Inflammation occurs often in sports, whether it be from a painful injury, a minor sprain, or anything in between.
If cannabis is something that can help speed along that process, athletes might benefit greatly from adding the plant into their routine.
- Cannabis may help alleviate symptoms of pain or discomfort. This goes hand in hand with cannabis’s anti-inflammatory properties, which play a huge role in pain reduction.
However, some cannabinoids (THC in particular) also seem to help temporarily relieve pains or aches by reducing pain perception and signaling to the brain. This helps dull the sensation, making pain much more tolerable to deal with.
It’s no secret that athletes experience injury quite often, and are likely to compete through pain at some point in their career. If cannabis can help alleviate this struggle, it could be a literal game-changer for athletes of all levels.
- Cannabis may help improve sleeping patterns. Another well-known benefit that many consumers experience from cannabis is a good night’s sleep.
This is hugely important for athletes, who typically require more sleep than the average person due to the constant exertion their bodies are facing.
Many consumers utilize cannabis to help them sleep through the night, and athletes can certainly benefit from this type of aid – especially if they have trouble doing so on their own.
- Cannabis may act as an appetite stimulant. Just as athletes tend to need more sleep than the average person, they also tend to require a much higher daily caloric intake to stay healthy and fit.
While some people have no issue putting away those extra calories, some struggle with appetite stimulation, and cannabis is known for helping with that.
This is a great example of why allowing CBD and no other aspects of the cannabis plant to be consumed by athletes makes no sense for professional sports: while THC is known for that appetite stimulation, CBD actually seems to have the opposite effect on consumers.
Athletes utilizing cannabis for appetite stimulation could be very beneficial, but as long as only parts of the plant are permissible, they risk a failed drug test and unnecessary damage to their careers.
- Cannabis may ease the symptoms of depression and/or anxiety. Mental health is just as important (if not even more so) for the overall performance and wellness of an athlete, which has become clearer than ever with recent events.
Researchers have noted that cannabis seems to have antidepressant, anxiolytic properties. This can make a huge difference for athletes, who for too long have been taught to suppress their own emotional needs in favor of winning.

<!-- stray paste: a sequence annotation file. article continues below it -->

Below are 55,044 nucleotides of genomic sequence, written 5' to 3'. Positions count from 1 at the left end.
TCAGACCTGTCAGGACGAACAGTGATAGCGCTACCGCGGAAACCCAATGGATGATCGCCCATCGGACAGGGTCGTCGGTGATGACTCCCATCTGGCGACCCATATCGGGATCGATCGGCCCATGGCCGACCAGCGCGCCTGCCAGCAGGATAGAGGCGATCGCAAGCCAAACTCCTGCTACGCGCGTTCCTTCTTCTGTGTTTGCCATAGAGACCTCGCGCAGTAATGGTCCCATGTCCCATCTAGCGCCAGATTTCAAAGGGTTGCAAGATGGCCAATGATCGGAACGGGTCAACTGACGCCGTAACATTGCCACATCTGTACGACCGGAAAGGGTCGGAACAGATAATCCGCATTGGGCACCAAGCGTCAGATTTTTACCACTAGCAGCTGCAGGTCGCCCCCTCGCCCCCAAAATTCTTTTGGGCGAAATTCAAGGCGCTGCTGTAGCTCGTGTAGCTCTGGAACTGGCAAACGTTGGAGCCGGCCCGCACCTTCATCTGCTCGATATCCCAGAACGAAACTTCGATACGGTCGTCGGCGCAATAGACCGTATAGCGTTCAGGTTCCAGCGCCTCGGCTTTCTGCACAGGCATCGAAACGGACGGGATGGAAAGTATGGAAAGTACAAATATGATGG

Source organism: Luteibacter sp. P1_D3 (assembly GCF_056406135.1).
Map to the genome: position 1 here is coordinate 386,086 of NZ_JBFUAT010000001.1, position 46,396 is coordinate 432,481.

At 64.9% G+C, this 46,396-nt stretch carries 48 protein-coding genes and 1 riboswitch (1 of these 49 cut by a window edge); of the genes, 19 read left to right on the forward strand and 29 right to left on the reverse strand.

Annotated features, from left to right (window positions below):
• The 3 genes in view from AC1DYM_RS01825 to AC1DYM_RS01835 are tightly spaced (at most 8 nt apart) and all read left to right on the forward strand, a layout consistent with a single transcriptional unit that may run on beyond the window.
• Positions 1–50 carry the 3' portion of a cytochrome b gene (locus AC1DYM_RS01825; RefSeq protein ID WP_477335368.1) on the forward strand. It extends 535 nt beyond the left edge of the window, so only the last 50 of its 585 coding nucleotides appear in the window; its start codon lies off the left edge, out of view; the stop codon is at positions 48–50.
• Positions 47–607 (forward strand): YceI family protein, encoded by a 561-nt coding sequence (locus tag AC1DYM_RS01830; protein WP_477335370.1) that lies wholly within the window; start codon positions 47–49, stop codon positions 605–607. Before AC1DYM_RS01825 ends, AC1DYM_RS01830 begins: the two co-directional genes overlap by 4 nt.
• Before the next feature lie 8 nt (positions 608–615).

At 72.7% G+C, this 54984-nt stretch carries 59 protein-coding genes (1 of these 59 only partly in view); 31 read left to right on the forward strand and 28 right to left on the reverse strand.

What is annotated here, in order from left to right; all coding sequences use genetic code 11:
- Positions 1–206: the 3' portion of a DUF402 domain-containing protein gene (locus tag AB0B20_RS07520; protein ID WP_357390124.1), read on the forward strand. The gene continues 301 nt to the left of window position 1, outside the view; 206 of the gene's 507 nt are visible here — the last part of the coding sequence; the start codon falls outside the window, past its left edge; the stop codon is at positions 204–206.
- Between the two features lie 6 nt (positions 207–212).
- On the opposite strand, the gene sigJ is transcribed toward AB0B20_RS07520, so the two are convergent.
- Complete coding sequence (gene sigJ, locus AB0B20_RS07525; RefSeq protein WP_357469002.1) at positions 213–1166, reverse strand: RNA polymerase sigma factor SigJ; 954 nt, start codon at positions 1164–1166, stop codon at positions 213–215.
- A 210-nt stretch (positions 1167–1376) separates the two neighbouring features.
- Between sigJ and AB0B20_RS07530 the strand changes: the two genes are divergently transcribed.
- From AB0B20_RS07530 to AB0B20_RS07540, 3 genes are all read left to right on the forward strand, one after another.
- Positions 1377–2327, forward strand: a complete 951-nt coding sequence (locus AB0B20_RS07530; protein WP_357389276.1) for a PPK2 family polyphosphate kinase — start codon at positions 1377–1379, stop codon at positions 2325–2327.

Athletes are also forced to undergo an immense amount of pressure, which may result in a level of anxiety that hinders their performance, and may even result in injury.
An athlete’s mental state is vital to their overall performance, and if mindful cannabis consumption can help support a healthy state of mind, it should definitely be accessible to athletes around the world.
Sports Needs to Take a Uniform Approach to The Plant
The major sports leagues in the U.S. are slowly changing their tune on cannabis, especially with more active athletes expressing their support. Recently, NBA superstar Kevin Durant signed a deal with Weedmaps to help destigmatize cannabis.
Cannabis is still banned in the NBA, but the league is currently not testing players for the substance. Similarly, the NFL has also adjusted their testing policies for cannabis.
The MLB removed cannabis from their banned substances list in 2019, promising to treat it like alcohol abuse instead of a crime, and the NHL also removed it from their banned substances list.
While cannabis may provide a variety of benefits to athletes, none of these benefits are wildly performance-enhancing, very long-lasting, or riddled with dangerous side effects.
For all of the good cannabis can potentially do for athletes, it just doesn’t make sense to continue banning it or treating it with fear and derision. Or, even worse, why pick and choose which parts of the plant athletes are allowed to consume?
When one Olympic athlete is suspended from the international games for using the “wrong part” of the plant while another is revered for her use of the “good part,” we have a major problem.
Professional sports need to take a uniform approach to cannabis: one that does not discriminate against certain athletes for their use while congratulating others for being outspoken.
Although a lot of this new perspective still needs to be considered, understood, and implemented, it’s clear that minds are slowly beginning to change on the subject. Meanwhile it is cannabis stigma and knowledge gaps which continue to hinder progress.